I Was Raised Mormon And I’m Gay


Browsing through my newsfeed on Facebook, it would appear that society is trying to decimate the institution of marriage. Countless friends and family members have posted articles and disbelief regarding the supposed legalization of polygamy and whether or not Utah can ignore those pesky same-sex marriages that have already taken place.

While many have raised the question why Mormons aren’t reacting to the recent two landmark decisions, the LDS church has finally issued a statement regarding marriage equality within their state. While not surprising, it is unfortunate that even in 2014, one of the fastest growing religions in the nation views a civil rights issue as “divergent” and a “trend in society.”

2013 was an exceptional year for U.S. marriage equality efforts. Five states passed marriage equality through their legislatures and three others through judicial rulings. Conservative ideologues and activists criticize so called “activist rulings” and verbalize their concerns that their constitutional liberties and religion are under fire by these rulings.

Regardless of the ultimate outcome of Kitchen v. Loving (Utah’s marriage equality case currently under review by the 10th Circuit) the issue of marriage equality is once again before the Mormon or LDS church.

I was raised LDS and went to church nearly every Sunday until I was 18. I participated in weekly youth meetings, attended Boy Scout outings, and was a leader within my church. By all accounts, I appeared to be the model youth, however inside I was dejected. Severe depression, suicidal thoughts, and extreme self-loathing plagued my adolescent and teen years due to an overwhelming sense of guilt regarding my sexuality.

Although the LDS church has redefined their stance on homosexuality (honey, you’re born that way but don’t you ever dream of acting on it) and many are applauding this “progressive” step, it leaves many in a state wherein family relations are terse at best and where one is forced to choose between a life of celibacy and loneliness or between the LDS church and community.

Such a choice is not unique to LGBT individuals with religious backgrounds: while Pope Francis claims, “Who am I to judge?”, his church still condemns marriage equality and other legal rights afforded to heterosexual couples. The statement offered today by the LDS Church echoes those sentiments by proclaiming “strong families” are “guided by a loving mother and father [who] serve as the fundamental institution for nurturing children.”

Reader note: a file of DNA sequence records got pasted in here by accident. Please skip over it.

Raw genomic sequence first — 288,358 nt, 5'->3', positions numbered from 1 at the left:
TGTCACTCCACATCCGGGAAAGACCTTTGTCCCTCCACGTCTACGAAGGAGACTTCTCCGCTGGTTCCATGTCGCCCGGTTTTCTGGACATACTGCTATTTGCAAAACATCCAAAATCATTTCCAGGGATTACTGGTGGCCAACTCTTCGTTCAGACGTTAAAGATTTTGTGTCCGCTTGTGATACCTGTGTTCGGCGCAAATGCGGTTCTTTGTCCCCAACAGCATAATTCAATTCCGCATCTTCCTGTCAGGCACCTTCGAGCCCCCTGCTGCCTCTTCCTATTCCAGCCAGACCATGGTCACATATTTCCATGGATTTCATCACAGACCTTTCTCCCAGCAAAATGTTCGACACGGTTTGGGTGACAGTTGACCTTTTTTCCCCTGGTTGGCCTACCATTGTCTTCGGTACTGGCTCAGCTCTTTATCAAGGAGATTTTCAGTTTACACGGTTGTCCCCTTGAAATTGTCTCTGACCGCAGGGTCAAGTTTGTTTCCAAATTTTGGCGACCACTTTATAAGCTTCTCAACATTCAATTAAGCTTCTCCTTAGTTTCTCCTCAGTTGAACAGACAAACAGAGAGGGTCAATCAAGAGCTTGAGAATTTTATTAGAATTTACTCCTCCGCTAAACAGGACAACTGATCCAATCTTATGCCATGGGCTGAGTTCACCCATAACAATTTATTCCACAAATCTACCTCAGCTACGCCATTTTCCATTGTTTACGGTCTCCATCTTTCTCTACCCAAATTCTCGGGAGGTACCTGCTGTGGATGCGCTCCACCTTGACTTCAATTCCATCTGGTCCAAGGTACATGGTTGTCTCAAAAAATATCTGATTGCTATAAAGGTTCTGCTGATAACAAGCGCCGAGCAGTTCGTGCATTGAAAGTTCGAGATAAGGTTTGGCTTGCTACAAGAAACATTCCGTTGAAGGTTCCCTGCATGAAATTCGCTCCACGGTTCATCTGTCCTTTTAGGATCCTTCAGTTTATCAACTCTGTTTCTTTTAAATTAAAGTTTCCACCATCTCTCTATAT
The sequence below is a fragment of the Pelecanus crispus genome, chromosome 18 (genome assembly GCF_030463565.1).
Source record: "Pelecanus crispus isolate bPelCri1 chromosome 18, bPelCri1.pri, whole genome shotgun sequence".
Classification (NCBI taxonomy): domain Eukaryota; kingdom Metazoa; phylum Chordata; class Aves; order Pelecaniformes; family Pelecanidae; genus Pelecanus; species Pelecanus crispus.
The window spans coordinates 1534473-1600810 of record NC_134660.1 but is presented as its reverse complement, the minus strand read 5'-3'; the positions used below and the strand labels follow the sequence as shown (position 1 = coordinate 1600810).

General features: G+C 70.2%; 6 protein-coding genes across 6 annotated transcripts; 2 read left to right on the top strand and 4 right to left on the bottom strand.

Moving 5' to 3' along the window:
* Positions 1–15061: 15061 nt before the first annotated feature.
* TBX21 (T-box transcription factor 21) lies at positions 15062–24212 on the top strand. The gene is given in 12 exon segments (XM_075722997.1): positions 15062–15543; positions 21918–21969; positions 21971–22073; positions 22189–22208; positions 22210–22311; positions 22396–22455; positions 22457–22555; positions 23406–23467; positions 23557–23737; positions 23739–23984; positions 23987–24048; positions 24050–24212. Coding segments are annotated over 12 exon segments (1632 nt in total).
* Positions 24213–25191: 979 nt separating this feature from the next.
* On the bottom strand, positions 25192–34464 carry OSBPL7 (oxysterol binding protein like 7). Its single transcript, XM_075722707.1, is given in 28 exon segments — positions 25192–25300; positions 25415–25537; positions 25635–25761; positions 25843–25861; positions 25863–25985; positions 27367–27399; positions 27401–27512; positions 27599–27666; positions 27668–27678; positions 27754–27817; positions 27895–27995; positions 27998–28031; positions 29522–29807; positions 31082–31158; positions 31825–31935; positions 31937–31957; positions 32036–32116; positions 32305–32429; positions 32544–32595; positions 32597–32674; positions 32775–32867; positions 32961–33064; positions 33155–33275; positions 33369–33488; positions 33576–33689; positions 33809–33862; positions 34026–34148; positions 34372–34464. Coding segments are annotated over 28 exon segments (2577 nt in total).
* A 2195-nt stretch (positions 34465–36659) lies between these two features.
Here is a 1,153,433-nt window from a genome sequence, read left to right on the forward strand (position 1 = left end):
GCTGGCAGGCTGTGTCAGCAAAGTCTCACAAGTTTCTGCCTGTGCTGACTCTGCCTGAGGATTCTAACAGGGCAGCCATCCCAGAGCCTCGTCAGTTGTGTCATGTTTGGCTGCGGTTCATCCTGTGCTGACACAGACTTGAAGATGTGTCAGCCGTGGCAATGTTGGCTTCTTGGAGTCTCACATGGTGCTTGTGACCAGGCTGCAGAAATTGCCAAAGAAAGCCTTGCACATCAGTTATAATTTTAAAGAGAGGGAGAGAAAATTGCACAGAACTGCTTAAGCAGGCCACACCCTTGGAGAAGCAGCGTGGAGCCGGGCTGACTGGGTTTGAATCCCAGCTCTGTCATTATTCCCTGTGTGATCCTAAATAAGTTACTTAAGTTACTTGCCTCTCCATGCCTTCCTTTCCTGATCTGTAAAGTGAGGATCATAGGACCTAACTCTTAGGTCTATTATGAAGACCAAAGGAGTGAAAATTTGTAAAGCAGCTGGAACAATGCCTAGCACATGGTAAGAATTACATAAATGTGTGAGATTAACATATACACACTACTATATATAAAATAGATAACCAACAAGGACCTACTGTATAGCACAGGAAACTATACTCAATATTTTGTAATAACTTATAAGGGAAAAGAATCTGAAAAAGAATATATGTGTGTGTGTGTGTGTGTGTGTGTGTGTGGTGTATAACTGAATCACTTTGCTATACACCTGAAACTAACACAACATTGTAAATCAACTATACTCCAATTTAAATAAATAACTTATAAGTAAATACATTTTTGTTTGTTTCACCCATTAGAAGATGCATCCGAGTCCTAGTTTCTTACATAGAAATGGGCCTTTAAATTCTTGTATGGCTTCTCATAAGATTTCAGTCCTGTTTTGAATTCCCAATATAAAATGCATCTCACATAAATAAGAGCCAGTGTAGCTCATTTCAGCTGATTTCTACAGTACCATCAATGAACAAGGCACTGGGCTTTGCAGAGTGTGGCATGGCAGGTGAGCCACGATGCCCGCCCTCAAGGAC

I have spent the last 10 years trying to reconcile my religious heritage and upbringing and my unabashedly gay self. In fact, it wasn’t until this last holiday season that I came out to my own mother.

Fear of being ostracized from my family and my community back in Idaho were real enough in my mind to prevent me from admitting to my own family that I am gay, while I am have been more than comfortable leading community rallies and public campaigns for LGBT equality throughout the country.

Whether it is in the halls of elementary schools, the wedding chapel, or feeling secure and safe in the workplace there is much work to be done. LGBT equality is an issue that will surely grip our generation for years to come. As society becomes more accepting of LGBT individuals, I remain optimistic that progress will be made, at least within civil society. 

While groups such as Mormons for Equality have been seen around the nation at Pride parades trying to bridge this gap, much work needs done. Our society will be forced to reckon with questions of basic human dignity and equality and how to reconcile those with declarations from conservative religious leaders. The showdown between democratic laws and religious beliefs is becoming increasingly common, if not increasingly reported on. These conflicts should serve as a medium for society to discuss the intersection between civic society and religious ideology.
There are no easy answers for the countless number of LGBT individuals with conservative religious backgrounds and the struggle to find an identity within that intersection is a fight that will continue throughout our lives.